Every time I see a patient in my office I review in detail the medications the patient is taking. My office staff and I obsessively work on making sure the list I have in my electronic medical record matches exactly what the patient is taking.
As I review the medications I am asking myself the following questions:
Does the patient need this medication?
Is he/she having side effects from the medications?
Is this the right dosage?
Are there any interactions between the medications that are important?
Is there a cheaper or safer alternative?
For many patients, I will reduce or stop what I consider to be unnecessary medications. Often this results in the patient feeling better, sometimes this is live-saving.
Dr. John Mandrola (electrophysiologist and former colleague of mine in my former cardiology practice in Louisville, KY) writes an excellent blog at DrJohnM.org and has recently encouraged us all to ponder deprescribing, a verb that describes the process of stopping potentially inappropriate medications.
I encourage you to read his post (here) on deprescribing and his other informative posts on topics related to reducing inflammation in our lives, atrial fibrillation and cycling .
Since putting this post together, I saw a patient in my office whose mother would greatly benefit from deprescribing. My patient and I had in previous visits mutually decided that he did not need to be on a statin drug as he had had myalgia side effects from Lipitor and when we looked at his carotid artery it was not abnormally thickened and had no plaque. He asked me if his 95 year old mother (who is not my patient) should be taking Welchol and Zetia.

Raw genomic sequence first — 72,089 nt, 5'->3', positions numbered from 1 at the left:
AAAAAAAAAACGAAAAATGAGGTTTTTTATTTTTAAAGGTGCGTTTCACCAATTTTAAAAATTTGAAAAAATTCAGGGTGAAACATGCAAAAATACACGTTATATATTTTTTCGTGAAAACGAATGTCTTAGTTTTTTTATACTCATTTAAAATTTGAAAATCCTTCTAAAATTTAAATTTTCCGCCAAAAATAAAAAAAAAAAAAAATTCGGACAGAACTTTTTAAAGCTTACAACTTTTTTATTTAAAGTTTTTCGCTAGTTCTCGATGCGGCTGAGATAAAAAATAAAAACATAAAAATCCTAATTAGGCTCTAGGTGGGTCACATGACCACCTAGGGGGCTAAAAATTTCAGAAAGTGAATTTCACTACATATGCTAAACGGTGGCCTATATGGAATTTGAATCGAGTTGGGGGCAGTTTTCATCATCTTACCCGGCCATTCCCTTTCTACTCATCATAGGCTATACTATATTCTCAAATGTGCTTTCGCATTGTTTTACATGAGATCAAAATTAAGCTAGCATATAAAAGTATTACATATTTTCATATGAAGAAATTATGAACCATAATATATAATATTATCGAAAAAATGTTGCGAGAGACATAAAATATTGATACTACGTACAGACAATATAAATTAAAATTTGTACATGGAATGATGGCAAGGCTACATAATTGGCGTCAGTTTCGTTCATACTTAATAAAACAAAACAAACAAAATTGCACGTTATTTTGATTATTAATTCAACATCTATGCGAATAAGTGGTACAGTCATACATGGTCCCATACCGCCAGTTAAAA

Zetia is a very expensive, brand name cholesterol lowering drug that has never been shown to improve cardiovascular outcomes despite effectively lowering the LDL or bad cholesterol. I never prescribe it.
Welchol is an expensive, brand name cholesterol lowering drug which has I only use in patients who have markedly elevated LDL cholesterol levels and evidence of marked atherosclerosis. It commonly causes constipation. I rarely prescribe it.
The data for treating cholesterol in patients over age 75 is lacking and by the time patients reach age 95 the risks of these drugs likely outweigh any benefits.
I think my patient’s 95 year old mother would greatly benefit from a healthy dose of deprescribing!
The skeptical cardiologist typically spends many hours a week scanning scientific publications, looking at past research, and analyzing relevant cardiovascular information. Within a few minutes